1. Clinical classification of thyroiditis:
3) Chronic (most frequent).
2. Histologic classification of thyroiditis:
1) Bacterial thyroiditis (acute suppurative thyroiditis).
2) Other (nonbacterial) acute thyroiditis: Radiation-induced thyroiditis; palpation- or trauma-induced thyroiditis; drug-induced thyroiditis (interferon alpha, interleukin 2, amiodarone, or lithium).
3) Subacute granulomatous thyroiditis (synonyms: subacute thyroiditis, granulocytic thyroiditis, giant cell thyroiditis, de Quervain thyroiditis).
4) Subacute lymphocytic thyroiditis (painless thyroiditis; postpartum thyroiditis).
5) Chronic lymphocytic thyroiditis (also called chronic autoimmune thyroiditis and Hashimoto thyroiditis; most common).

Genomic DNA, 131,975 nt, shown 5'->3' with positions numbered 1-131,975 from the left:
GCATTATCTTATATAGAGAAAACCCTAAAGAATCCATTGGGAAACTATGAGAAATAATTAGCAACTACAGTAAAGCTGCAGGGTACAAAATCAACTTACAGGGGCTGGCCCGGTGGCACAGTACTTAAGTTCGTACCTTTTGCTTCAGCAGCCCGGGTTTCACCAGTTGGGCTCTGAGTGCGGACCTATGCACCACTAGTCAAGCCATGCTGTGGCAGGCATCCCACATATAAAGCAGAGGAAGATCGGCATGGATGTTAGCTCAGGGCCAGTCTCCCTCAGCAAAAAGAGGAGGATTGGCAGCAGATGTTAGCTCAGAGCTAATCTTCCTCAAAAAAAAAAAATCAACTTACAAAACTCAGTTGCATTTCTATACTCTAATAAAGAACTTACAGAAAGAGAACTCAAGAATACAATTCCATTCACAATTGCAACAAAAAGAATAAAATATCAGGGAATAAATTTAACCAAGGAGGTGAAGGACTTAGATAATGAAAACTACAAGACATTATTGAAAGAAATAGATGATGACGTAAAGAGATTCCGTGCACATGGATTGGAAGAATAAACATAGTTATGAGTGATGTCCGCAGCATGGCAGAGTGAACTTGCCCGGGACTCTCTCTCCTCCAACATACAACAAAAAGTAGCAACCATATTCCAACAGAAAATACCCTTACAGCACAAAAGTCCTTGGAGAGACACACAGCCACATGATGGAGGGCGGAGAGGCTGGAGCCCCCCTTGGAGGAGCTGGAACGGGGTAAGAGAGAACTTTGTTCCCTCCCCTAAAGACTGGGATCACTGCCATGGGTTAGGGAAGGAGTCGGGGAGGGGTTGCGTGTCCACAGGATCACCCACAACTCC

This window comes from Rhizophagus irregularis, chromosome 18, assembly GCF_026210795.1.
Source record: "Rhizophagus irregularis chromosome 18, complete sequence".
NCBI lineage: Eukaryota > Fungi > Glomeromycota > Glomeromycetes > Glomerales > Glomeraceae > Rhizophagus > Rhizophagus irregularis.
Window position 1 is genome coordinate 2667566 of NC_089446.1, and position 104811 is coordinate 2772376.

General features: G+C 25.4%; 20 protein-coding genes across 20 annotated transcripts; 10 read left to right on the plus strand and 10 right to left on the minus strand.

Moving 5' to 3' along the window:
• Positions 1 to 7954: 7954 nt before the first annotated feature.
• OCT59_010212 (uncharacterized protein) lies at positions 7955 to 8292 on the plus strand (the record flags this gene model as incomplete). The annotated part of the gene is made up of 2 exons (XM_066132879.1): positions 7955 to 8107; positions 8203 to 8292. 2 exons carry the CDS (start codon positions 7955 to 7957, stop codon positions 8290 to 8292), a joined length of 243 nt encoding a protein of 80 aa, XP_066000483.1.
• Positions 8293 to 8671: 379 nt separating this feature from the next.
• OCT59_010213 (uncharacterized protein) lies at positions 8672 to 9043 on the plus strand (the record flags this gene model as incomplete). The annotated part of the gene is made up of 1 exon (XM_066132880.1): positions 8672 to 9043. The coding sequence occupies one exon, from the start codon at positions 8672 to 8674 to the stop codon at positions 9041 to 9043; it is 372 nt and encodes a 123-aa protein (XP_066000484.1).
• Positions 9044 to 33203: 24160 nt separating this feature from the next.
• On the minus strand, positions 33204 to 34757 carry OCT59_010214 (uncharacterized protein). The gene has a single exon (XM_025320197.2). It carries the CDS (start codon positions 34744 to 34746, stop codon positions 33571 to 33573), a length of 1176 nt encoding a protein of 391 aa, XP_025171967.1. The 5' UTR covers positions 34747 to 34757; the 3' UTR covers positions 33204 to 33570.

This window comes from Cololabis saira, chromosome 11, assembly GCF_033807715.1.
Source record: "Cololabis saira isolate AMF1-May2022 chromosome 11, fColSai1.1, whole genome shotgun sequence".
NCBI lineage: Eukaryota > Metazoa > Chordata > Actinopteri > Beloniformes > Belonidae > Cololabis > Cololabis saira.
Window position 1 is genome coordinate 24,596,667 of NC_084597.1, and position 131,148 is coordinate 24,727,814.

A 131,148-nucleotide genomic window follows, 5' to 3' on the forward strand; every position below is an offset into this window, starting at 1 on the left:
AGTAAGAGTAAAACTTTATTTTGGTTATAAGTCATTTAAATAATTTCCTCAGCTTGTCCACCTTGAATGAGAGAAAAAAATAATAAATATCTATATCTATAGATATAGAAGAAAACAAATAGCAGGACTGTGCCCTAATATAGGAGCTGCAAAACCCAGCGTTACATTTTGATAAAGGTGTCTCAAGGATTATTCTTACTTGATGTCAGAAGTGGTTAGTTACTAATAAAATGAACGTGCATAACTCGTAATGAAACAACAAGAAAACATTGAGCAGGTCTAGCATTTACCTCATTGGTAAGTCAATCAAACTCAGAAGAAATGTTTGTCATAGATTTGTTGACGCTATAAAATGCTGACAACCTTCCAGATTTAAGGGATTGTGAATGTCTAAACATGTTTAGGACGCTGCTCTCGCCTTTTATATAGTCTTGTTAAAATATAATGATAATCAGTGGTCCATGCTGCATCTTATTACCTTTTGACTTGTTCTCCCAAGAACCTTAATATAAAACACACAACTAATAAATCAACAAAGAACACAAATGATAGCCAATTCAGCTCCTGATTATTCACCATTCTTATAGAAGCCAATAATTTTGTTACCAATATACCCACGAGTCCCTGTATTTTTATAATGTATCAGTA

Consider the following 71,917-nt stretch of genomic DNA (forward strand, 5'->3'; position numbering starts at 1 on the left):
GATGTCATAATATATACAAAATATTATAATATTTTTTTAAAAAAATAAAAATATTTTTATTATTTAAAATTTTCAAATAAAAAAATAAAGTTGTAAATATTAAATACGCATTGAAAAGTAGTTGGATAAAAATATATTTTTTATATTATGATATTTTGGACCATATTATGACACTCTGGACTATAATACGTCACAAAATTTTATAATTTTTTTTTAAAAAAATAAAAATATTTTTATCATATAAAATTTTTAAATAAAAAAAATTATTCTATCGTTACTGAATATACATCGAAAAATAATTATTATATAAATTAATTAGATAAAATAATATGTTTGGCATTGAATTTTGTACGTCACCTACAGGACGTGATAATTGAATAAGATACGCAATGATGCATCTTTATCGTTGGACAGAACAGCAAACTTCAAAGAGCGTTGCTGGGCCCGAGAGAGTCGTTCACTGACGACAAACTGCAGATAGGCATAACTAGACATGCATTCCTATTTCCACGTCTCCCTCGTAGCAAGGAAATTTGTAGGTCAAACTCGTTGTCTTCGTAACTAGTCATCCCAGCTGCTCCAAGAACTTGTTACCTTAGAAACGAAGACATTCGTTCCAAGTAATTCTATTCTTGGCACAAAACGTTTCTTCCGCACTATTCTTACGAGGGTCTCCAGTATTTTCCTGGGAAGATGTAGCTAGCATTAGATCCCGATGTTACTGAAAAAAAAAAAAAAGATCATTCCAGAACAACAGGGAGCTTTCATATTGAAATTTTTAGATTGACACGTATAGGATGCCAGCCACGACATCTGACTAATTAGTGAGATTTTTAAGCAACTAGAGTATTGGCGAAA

6) Chronic infiltrative fibrosing thyroiditis (Riedel thyroiditis).
3. Classification of thyroiditis based on thyroid function:
1) Destructive thyroiditis with periodic or continuous thyrotoxicosis caused by the destruction of thyroid follicles and release of variable (sometimes very high) amounts of thyroid hormones to the circulation. This class includes many types of thyroiditis with different etiologies; most frequently, they are acute or subacute, but chronic thyroiditis may also occur. Pain or tenderness are not always present and are not required for the diagnosis. The clinical spectrum includes numerous types of thyroiditis:
a) Subacute painful granulomatous thyroiditis (de Quervain thyroiditis).
b) Viral painless granulomatous thyroiditis.
c) Subacute painless lymphocytic thyroiditis (silent thyroiditis).
d) Painful lymphocytic thyroiditis.
e) Posttraumatic thyroiditis (including palpation-induced thyroiditis).
f) Radiation-induced thyroiditis.
g) Infectious thyroiditis.
h) Drug-induced thyroiditis, for instance, caused by amiodarone, interferon alpha, interleukin 2, or lithium, and recently tyrosine kinase inhibitors.
2) Nondestructive thyroiditis: All the other conditions that do not cause thyrotoxicosis.